WSU PharmD students led in accredited residency matches in Washington state this year. More than 67% of fourth-year pharmacy students seeking a residency matched, according to the American Society of Health-Systems Pharmacists (ASHP) data, which coordinates the official match process for pharmacy schools nationwide. This year, 47 WSU PharmD students matched, up from 41 students last year.
Residencies are post-graduate training programs which allow new pharmacists to perform as a licensed practitioner to train under the supervision of an experienced preceptor. Residencies are highly sought-after positions to help pharmacists gain experience, leadership skills, advance their growth of clinical judgement, and hone their skills as a practicing pharmacist.
“I was on cloud nine and felt a tremendous weight lifted off my shoulders,” said fourth-year pharmacy student Minwoo Park about the residency match experience. Park will start his residency at Providence St. Peter Hospital in Olympia, Washington with a focus on hospital administration and leadership this summer. “The residency application/interview process really forces you to take a cold, hard look at yourself. It was brutal, but I’m glad it’s over!”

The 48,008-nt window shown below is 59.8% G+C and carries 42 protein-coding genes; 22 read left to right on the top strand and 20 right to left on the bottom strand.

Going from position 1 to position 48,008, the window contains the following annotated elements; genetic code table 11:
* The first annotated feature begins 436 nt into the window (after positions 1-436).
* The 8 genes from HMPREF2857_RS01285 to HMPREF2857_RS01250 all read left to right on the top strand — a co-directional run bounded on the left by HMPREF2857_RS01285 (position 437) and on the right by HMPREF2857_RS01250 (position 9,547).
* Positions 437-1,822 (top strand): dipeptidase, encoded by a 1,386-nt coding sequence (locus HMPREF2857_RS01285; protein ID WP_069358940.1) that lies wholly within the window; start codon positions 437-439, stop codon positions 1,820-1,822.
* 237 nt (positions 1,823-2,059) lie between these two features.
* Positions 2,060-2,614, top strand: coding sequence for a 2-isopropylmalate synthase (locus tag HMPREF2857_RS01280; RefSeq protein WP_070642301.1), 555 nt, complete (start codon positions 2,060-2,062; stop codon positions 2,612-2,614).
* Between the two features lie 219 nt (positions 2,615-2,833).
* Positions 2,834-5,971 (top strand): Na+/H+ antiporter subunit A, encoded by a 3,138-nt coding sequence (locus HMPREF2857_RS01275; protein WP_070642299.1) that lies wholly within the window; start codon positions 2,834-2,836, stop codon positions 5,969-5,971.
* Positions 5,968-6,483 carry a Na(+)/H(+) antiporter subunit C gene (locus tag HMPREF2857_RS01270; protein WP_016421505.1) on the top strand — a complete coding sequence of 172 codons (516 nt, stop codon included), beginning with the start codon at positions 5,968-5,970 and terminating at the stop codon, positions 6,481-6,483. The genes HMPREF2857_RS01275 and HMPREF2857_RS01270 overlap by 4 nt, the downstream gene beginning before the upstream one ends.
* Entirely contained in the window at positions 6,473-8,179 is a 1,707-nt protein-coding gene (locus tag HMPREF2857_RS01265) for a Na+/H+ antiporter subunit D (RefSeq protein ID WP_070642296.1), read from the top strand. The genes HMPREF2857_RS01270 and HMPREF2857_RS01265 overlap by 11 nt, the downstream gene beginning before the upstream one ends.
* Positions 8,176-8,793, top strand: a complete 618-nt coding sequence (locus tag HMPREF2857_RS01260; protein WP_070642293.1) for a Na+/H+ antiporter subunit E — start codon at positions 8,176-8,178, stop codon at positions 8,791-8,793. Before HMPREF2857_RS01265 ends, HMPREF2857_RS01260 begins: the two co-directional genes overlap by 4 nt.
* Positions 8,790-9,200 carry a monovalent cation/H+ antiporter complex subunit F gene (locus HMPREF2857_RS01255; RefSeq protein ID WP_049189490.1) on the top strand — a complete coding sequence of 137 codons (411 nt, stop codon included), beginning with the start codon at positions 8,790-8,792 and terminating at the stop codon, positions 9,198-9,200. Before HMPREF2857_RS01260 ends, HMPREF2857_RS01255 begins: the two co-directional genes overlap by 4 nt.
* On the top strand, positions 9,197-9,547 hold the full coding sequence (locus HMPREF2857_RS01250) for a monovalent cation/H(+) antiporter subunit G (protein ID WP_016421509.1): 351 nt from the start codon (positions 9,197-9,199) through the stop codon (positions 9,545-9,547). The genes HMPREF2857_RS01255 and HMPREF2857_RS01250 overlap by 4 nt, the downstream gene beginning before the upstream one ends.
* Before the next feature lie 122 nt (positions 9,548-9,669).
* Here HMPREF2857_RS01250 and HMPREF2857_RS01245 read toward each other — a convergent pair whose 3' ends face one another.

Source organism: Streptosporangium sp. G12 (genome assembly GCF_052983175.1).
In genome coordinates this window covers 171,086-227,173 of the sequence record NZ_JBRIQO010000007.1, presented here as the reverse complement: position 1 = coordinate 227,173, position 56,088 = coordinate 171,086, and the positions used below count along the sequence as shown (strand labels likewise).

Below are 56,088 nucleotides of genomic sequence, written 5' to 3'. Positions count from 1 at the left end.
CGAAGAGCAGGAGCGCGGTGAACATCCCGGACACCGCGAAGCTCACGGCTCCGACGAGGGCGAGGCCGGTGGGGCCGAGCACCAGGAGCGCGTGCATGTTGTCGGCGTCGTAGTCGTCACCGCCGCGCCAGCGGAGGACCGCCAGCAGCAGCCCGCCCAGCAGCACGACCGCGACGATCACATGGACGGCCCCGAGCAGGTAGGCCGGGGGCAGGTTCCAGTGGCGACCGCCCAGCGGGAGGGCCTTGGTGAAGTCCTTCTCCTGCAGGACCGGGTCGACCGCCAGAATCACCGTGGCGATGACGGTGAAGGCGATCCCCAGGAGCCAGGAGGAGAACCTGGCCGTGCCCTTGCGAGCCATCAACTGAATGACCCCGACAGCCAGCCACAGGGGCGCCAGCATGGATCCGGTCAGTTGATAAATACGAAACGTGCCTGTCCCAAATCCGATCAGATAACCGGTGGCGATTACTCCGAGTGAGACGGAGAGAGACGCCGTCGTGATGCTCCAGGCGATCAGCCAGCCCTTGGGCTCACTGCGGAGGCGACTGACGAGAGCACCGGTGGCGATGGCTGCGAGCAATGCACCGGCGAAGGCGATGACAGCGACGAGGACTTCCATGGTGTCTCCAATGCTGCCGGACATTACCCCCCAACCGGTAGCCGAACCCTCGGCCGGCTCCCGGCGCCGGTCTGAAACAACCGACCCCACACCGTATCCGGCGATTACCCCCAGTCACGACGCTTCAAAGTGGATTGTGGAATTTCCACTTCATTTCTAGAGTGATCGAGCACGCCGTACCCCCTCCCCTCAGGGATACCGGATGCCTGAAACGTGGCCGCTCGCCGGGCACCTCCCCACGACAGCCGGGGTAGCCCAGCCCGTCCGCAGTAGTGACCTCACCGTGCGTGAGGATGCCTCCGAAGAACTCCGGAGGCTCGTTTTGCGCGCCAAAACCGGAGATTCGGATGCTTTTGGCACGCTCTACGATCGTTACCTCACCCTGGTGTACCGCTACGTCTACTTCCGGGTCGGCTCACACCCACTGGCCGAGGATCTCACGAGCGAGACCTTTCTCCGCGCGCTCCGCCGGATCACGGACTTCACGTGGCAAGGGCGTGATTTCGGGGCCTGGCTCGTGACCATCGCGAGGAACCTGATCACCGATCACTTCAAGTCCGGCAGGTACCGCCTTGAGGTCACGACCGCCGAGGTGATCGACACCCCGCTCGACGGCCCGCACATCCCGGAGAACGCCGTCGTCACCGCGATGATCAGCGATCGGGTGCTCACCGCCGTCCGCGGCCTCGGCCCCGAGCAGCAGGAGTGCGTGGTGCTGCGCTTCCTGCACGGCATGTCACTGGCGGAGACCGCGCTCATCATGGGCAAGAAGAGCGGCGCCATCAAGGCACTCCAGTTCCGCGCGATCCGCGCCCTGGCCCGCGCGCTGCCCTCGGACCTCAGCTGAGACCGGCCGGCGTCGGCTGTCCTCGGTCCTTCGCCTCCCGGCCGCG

The college has seen consistent growth in residency matches each year. Pediatrics, ambulatory care, acute care, pharmacy informatics, hospital administration and leadership, geriatrics, and inpatient care are just some of the areas of specialization that WSU PharmD graduates will focus on in their residencies this year.
“Our students have shown incredible resiliency this year despite the COVID-19 pandemic. Our leading residency matches are just another testament of how our faculty have worked creatively to help students match with prestigious institutions across the Pacific Northwest and West Coast,” said Dean of WSU College of Pharmacy and Pharmaceutical Sciences Mark Leid.
WSU pharmacy students not only found success in residency matches this year, but many have also gone on to start new positions as pharmacists immediately following graduation. The COVID-19 pandemic has led to an increased demand for pharmacists in recent months. Community pharmacies in the region have advertised signing bonuses ranging from $1,000 for pharmacy interns to $20,000 for pharmacists.
“We are seeing postings for pharmacy positions on our job board every week. These aren’t just single positions, but mass hiring for community pharmacists as organizations ramp up COVID-19 vaccine administration,” said Vice Dean Linda Garrelts Maclean. “Pharmacists are on the frontlines in guarding the health of their communities—and that’s how we are preparing our students through our curriculum.”